catapult magazine

catapult magazine

Vol 9, Num 18 :: 2010.10.08 — 2010.10.21


Naked dreams

I am sitting in class, trying to appear composed and attentive, all the while desperately trying to figure out why no one has noticed that I am completely naked from the waist up.  What is the best thing to do in this situation?  Should I cross my arms over my chest to cover my bare breasts, or should I lean back, relax, and behave as though this is completely normal?  Glancing around the room, I see that no one else is naked — just me.  What is going on here?  Was I the only person who remembered that today was “No Shirt Day?”  The teacher asks the class a question.  I know the answer.  I want to raise my hand, but then, will people look at me and figure out that I’m not wearing any clothes?  Can I make my backpack into a makeshift shirt?  Or what about this book?  Maybe someone is bringing me clothes to put on after class.  Is it possible that I’m right and everyone else is wrong?

The girl sitting in front of me has three angry red zits on the back of her neck.  They must be bothering her because she keeps reaching back and picking at them, rubbing her skin and smoothing the tendrils of hair that have escaped her bun.  Her hair is an uninteresting shade of muddy brown, faintly greasy and limp.  She turns her head and I notice her glasses, unflattering and unfashionable, her sharp nose, her thin mouth.  She is thin, with a shape like a fence post, all hard lines and plain angles, her clothes hanging on her like an afterthought.  I see her chipped green nail polish, her rhinestone-studded sandals, the small hole starting to unravel on the left elbow of her sweater.

I am walking to class.  I think.  Only I can’t quite remember what class or where it is.  Come to think of it, have I even been to this class this semester?  Somehow it dawns on me that I’ve forgotten to go at all.  And I think that I have a test today.  Is it too late to drop the class?  I think probably it is, based on the fact that the test today is the semester final and my whole grade depends on it.  But that means I’m going to fail.  I am going to get an actual “F” on my report card. A feeling of dread curls in my stomach.  Wait.  Maybe I should pick up my mail on my way to class.  But where is my mailbox?  Have I forgotten that, too?  Oh, here it is.   I insert my key in the lock and see piles and piles and piles of paper — important messages, bills due, notices of meetings that I’ve missed.  I can’t carry all this.  Can I just shut the door and forget it’s here?  That feeling of dread is quietly morphing into panic.  Wait.  Who’s watching my kids right now?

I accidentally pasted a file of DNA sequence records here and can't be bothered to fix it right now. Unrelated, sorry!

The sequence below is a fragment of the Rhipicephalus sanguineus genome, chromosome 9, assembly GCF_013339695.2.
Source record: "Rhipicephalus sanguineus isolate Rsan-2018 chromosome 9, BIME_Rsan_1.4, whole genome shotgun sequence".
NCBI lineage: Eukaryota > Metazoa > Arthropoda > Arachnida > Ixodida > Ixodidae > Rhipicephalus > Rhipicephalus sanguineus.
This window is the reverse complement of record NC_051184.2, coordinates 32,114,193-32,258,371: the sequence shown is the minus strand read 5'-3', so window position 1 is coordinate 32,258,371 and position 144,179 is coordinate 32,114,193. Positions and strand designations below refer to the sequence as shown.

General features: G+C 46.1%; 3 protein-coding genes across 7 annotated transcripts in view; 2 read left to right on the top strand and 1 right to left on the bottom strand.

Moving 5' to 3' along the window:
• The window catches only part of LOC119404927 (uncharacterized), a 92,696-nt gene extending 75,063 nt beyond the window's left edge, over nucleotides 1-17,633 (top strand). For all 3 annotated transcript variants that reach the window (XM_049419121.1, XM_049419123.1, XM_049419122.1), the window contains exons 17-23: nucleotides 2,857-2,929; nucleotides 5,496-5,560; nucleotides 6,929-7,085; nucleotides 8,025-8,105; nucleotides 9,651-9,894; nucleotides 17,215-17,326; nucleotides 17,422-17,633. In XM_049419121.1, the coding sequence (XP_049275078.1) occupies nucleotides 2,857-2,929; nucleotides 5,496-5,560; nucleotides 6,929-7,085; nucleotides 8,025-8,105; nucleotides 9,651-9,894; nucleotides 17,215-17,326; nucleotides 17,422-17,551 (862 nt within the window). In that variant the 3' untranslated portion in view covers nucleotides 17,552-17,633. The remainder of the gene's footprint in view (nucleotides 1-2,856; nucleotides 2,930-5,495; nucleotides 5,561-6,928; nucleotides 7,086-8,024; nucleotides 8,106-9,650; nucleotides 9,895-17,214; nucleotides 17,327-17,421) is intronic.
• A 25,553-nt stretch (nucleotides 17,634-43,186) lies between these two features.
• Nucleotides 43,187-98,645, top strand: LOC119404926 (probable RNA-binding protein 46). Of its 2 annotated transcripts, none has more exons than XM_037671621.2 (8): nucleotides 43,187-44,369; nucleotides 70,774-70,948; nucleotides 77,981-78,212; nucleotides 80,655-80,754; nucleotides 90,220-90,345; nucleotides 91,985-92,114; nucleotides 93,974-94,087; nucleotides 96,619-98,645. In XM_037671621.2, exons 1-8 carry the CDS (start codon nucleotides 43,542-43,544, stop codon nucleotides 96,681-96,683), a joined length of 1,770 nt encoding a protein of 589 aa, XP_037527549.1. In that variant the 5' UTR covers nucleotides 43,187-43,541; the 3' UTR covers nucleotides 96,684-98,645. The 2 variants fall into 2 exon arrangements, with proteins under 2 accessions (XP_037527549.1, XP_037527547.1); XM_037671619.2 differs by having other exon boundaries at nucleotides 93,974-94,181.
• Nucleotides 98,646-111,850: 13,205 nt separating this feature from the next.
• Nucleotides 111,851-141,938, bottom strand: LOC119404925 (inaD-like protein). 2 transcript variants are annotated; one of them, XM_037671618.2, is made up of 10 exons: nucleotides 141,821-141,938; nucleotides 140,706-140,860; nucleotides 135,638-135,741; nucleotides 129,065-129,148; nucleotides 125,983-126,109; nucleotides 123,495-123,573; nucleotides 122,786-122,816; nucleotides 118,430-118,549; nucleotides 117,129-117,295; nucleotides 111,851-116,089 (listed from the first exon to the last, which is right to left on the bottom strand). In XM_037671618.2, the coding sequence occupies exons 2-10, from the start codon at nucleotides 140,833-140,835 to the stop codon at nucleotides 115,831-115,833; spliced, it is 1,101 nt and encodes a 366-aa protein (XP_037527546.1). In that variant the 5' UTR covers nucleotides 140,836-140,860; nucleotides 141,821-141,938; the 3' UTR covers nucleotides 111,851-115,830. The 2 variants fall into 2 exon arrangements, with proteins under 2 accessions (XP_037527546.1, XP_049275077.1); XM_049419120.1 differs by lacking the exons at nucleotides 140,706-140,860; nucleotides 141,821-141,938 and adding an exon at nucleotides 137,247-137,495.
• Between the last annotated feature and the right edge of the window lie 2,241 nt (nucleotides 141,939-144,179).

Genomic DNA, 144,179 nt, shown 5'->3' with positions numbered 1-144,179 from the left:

I see her at the park, sitting on a bench, busily punching buttons on a cell phone.  Her two thumbs are the only parts of her body in motion; the rest of her is slumped and still.  Next to her are two open soda cans, some scattered potato chip crumbs and a half-eaten Twinkie.  Occasionally she glances up at the two children running and screaming at each other on the playground, pretending to shoot each other with plastic water guns.  The kids have dirty faces and matted hair, holes in their sweat pants, stains on their Transformers t-shirts.  “Mom!” one of them calls, “Watch me!”  She doesn’t look up.  “MOM!” he calls again.  “MOMMOMMOM!  Watch!”  Finally her head snaps up and she yells “WHAT?”  “Mom, watch this!” he calls and then flings himself down the longest slide on the playground.  She has looked down again before he reaches the bottom.  “Did you see me?” he yells.  “Yes” she calls back, her eyes on her phone.   

I am standing in front of my class discussing tragedy in Hamlet or is it the proper use of semi-colons, and I look at the white board and realize I have no idea how to read any of the words written there.  Anxiety prickles my skin as I flounder for a few minutes, trying to put the pieces together when suddenly a door opens and that parent walks in, followed by the principal and the president of the school board.  Before they even speak, I am afraid.  “I’m sorry, Mrs. Monroe,” says my boss, “we’ve had quite a few complaints about you recently and so I’ve been reviewing your file and it seems that we accidentally hired the wrong person.  It turns out that you aren’t qualified to teach English at all.  You are, actually, a fraud and we’re going to have to ask you to leave.”  I hang my head in shame and slowly make my way out the door.